Editorial

Wind Filibuster




Despite steadfast support from the East Hampton Town Board, the South Fork Wind Farm has engendered no small amount of controversy hereabouts.

Fishermen worry that underwater cables, which are supposed to be buried along the ocean floor, will become exposed and pose hazards to the nets they drag along the bottom.

On shore, residents of Wainscott, where first Deepwater Wind and now its successor, Ørsted, want to land the cable at Beach Lane, have raised their own concerns about the upheaval caused by the need to tunnel all the way to the LIPA substation on Cove Hollow Road, where it would be connected to the grid. They also ask whether the cable, which is to be buried under the beach, might become exposed as sands shift over time.

As an alternative, Ørsted has offered to bring the cable ashore on state land in Hither Hills, but that would require disrupting traffic for months as it is laid under Route 27 to the substation.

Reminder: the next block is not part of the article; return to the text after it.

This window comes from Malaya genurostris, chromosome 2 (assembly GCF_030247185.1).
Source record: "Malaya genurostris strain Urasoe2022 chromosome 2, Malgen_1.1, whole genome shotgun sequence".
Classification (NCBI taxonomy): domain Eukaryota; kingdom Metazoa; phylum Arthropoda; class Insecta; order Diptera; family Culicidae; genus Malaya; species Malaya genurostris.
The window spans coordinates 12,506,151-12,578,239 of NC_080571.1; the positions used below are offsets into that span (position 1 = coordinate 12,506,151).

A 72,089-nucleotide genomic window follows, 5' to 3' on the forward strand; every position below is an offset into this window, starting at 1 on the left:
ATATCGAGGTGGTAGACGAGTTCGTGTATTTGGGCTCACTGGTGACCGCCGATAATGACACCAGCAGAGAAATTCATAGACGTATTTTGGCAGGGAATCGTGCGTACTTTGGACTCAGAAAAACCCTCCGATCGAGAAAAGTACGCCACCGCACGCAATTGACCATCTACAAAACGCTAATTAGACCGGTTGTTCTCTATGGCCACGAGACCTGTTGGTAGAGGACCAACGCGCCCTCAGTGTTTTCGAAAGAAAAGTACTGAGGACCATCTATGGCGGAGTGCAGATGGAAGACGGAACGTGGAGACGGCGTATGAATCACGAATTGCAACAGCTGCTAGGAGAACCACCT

All these are important concerns that could have easily been debated for the entire two hours, divided over two sessions, that the state Public Service Commission allotted to a hearing in East Hampton last week on the proposed cable landing sites.

But in order for that to happen, the PSC would have had to give preference to experts, or even committed citizens, who might have been able to shed some meaningful light on these topics.

Because the PSC apparently uses a first-come, first-served approach, at which speakers were chosen in the order they signed up, much time was wasted. Instead of hearing informed testimony, the commission and those who may have shown up to learn something were instead treated to something of a pro-wind farm filibuster put on by young college-age kids, who were apparently bused out to East Hampton by the Sierra Club and other environmental groups.

Don’t get us wrong. Their commitment to the environment and willingness to volunteer their time is to be lauded; we just don’t believe that it was necessary to listen to speaker after speaker say the equivalent of “Save the Earth. Yay wind power.”